I think it’s important to remind the reader of the issues with this type of study. I appreciate that studies with rats or mice are not exactly systematic reviews of massive clinical studies, but this is the quality of evidence that makes me invoke the precautionary principle – we should avoid the harm unless substantial evidence shows us that the harm is small or nonexistent.
Furthermore, there is strong evidence that secondhand marijuana smoke leaves significant amounts of cannabinoids in the bystander. This is a significant issue for those who have might be taking medications that may be affected by cannabinoids, which include medications for depression or bipolar disorder.
The impact of secondhand marijuana smoke is of substantial concern to children and the developing fetus, something that seems to be ignored by both the marijuana smokers and those who wade through billowing marijuana smoke. And I also remain concerned that there is enough preliminary evidence of a causal link between marijuana smoke and lung cancer that I think that secondhand marijuana smoke should be as serious an issue as cigarette smoke.
I don’t want the reader to think that Dr. Springer (or I, in reviewing his article) is anti-marijuana. I always have to remind the reader that just because I think that marijuana doesn’t have the medical benefits that advocates like to claim or the risks that those same advocates refuse to acknowledge, it doesn’t mean I’m opposed to recreational marijuana. I am anti-smoke.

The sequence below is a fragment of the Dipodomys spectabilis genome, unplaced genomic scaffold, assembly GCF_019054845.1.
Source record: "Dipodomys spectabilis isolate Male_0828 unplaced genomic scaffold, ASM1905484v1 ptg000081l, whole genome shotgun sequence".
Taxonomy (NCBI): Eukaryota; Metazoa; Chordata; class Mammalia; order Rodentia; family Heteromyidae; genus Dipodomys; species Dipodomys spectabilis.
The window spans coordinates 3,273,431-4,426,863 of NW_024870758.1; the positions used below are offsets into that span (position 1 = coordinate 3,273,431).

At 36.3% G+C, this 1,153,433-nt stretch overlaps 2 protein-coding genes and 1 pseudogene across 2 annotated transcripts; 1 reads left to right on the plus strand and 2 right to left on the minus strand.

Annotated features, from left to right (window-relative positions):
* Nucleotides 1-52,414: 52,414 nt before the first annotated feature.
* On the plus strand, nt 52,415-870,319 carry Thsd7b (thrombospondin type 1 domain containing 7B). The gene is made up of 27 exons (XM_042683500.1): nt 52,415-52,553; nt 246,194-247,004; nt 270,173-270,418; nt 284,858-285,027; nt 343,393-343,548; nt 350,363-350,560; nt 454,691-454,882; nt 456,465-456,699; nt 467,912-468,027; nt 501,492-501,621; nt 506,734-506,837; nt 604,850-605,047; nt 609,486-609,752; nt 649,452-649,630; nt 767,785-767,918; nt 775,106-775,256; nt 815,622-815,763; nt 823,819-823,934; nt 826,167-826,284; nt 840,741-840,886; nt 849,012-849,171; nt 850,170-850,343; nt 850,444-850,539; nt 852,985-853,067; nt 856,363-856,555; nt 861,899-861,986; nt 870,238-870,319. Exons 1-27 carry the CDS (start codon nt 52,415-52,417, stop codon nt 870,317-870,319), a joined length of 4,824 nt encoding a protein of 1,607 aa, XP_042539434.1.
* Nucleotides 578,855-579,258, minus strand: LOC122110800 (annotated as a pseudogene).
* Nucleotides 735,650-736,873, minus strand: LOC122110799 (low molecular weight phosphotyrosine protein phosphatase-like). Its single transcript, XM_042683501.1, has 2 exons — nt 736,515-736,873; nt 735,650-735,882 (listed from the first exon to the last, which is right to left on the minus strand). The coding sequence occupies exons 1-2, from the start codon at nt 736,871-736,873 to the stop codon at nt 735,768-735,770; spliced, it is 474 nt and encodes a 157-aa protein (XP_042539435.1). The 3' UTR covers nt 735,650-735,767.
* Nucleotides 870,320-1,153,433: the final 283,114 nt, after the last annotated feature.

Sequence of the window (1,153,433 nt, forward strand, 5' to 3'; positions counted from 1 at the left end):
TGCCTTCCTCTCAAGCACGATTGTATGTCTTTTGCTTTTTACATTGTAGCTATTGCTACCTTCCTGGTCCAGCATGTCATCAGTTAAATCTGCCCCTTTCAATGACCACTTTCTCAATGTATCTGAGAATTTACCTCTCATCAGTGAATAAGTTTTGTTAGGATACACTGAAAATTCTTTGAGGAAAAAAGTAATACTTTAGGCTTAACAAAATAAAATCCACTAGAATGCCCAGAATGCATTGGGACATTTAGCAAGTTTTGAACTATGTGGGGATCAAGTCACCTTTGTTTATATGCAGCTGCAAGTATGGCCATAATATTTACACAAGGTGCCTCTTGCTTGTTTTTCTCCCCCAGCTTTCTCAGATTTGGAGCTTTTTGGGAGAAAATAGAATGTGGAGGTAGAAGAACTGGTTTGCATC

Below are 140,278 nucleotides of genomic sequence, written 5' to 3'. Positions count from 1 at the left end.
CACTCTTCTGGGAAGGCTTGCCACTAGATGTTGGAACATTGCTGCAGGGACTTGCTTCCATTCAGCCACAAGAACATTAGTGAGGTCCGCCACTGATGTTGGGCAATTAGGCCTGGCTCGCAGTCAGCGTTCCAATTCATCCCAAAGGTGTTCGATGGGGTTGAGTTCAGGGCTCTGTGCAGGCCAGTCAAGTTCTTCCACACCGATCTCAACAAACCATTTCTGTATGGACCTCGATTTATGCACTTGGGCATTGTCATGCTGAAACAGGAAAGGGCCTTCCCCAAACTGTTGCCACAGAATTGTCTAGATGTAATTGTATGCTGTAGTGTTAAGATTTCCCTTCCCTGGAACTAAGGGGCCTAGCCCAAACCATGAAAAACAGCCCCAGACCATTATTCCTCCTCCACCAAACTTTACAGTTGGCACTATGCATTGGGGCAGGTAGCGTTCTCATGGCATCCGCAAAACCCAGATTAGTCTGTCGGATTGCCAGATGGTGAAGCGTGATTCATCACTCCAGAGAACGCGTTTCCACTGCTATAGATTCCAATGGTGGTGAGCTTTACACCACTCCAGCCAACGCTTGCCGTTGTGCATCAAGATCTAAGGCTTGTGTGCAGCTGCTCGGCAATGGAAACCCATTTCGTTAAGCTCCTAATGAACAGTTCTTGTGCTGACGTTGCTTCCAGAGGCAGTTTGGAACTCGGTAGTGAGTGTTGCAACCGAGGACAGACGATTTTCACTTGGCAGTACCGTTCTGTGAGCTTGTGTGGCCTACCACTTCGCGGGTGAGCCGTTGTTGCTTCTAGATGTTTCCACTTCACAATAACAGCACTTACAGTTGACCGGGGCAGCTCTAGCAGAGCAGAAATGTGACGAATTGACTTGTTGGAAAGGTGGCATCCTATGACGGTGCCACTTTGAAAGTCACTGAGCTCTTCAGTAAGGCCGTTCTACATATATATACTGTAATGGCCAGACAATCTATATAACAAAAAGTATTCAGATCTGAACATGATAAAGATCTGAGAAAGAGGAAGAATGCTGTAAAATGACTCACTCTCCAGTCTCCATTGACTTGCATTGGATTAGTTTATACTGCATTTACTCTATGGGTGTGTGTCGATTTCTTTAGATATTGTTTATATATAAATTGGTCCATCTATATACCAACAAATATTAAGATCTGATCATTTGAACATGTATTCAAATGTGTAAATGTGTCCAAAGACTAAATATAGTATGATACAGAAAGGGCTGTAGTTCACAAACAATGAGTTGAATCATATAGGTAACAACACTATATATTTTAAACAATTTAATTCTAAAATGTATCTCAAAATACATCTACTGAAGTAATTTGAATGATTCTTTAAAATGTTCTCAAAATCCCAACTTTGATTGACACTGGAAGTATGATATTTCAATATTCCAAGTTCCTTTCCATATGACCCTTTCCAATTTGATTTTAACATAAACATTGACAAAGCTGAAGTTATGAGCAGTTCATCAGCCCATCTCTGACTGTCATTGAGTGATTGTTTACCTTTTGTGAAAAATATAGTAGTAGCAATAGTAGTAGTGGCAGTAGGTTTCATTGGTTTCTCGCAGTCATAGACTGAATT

Putting it very simply, I don’t like smoke of any type getting into my lungs. I don’t like vaping secondhand smoke. I don’t like cigarette secondhand smoke. And I don’t like marijuana secondhand smoke. I’ve spent my life not smoking, trying to protect my lungs so that I can live a life without lung disease, so I like clean air without any kind of pollutants.
But the most important thing is that we have developing evidence that secondhand marijuana smoke may be very harmful. Those who choose to take that risk have that right. However, we should have regulations similar to cigarettes to reduce or prevent secondhand marijuana smoke from harming those of us who do not choose to partake.
- We should not judge Dr. Springer’s credibility based on his taste in music. At least, it was not a Nickelback concert.
- The Federal rules for researching marijuana for medical uses is extraordinarily complex. It’s fairly straightforward to get approval for using marijuana or any of its active ingredients in animal studies, although it requires a lot of controls in the laboratory so that it is not misused. When I was a grad student we had a huge bottle of cocaine, that we used to speed up the heart rate of rats (not my focus, but it was for other grad students and fellows). The cocaine was kept in a locked cabinet, and every microgram taken out of the bottle had to be accounted for. Of course, we all had keys to the cabinet. Regardless, human clinical trials for specific indications (treating cancer or mental health disorders) using marijuana or its active ingredients is possible, although there are significant regulatory hoops that must be addressed before starting the research study.